By Nichole Giles
Well, it finally happened. Deseret Book rejected my manuscript. They’ve rejected every other author I know who has submitted to them in the last six months, so I’m not alone in this. Truth be told, in most cases, I’d turn around and submit nationally. But this particular story is an LDS story, and thus limited to the LDS market and its publishers.
If you’ve been following my blogs for more than a year, you’ll remember me mentioning my grandfather who, in 1958, was kidnapped, driven across two states at knifepoint, bound and gagged in the middle of a desert and left to die. His faith, and ability to listen to the promptings of the Spirit not only saved his life, but altered the course of another man’s future.
That is the book I wrote, and it's the one the publishers rejected. Here’s the thing. I can understand budget cuts, full publishing calendars, and rejecting something because it likely won’t sell well. Publishing is a business, after all. But what are we, the rejects, to do when we have a well-written, compelling story—one we’ve spent countless hours writing, researching, and fact checking—only to find out that our story is not good enough? Or won’t fit into the budget for three more years? What do we do when the small publishers don’t have a place for us?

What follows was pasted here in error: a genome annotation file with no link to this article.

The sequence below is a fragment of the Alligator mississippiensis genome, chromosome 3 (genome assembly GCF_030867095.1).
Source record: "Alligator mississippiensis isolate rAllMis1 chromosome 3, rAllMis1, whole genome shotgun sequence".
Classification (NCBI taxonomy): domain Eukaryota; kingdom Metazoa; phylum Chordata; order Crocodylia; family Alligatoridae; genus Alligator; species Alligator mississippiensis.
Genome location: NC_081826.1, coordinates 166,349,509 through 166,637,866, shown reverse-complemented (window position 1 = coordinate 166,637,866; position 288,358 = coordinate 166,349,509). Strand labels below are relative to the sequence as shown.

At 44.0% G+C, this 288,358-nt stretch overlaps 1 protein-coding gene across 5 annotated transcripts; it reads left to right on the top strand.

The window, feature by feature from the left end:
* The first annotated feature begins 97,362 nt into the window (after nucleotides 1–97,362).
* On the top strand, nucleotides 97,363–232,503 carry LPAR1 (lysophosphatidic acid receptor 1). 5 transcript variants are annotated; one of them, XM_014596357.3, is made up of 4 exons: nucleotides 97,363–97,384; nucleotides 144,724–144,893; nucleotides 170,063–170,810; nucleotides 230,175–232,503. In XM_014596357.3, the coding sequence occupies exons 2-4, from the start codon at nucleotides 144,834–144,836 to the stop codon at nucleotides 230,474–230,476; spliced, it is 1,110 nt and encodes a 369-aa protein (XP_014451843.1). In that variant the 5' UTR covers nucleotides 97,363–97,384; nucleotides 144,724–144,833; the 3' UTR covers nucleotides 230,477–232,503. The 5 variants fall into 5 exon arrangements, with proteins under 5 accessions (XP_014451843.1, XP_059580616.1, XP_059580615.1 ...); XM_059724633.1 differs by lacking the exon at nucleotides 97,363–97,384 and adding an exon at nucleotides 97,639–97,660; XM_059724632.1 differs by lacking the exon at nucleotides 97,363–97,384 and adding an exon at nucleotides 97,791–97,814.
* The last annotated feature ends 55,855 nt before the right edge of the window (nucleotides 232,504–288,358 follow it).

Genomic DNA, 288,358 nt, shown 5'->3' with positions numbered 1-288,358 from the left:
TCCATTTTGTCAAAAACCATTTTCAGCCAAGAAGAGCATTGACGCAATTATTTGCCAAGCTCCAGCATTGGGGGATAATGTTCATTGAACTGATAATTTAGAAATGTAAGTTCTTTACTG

It was discouraging to get my own rejection, but watching all my friends getting rejected makes it even worse. Their books are good, well-written books that I would buy in a heartbeat. All of us have been rejected.
However, there is a silver lining in every situation, and I firmly believe that things happen for a reason. I know of a group of authors who found themselves in similar circumstances and used their own experiences to not only help teach others, but to pull together a group of friends and peers. The efforts of the group benefit not only themselves, but others like them, and have stretched so far, and so wide that they will probably never know how many people they have helped, or how many lives they’ve touched. Including mine.
So as we’re all feeling sorry for ourselves because we’re rejects—while we all wonder what comes next—I find myself looking forward and wondering what bigger and better things are in store for me. I know there’s a reason this story insisted on being written, and even though I can’t see it now, something amazing is heading my way.
In the meantime—I’m already back on the horse. I spent the week revamping the cover letter and doing mass submissions. If you happen to be a publisher looking for the next big seller, give me a call. Or hey, I suppose if you’re a movie producer, I’d be willing to convert my book to a screen-play. I’d even help you cast the roles…
Ah, come on. A girl can dream, can’t she?
Now is no time to think of what you do not have. Think of what you can do with what there is.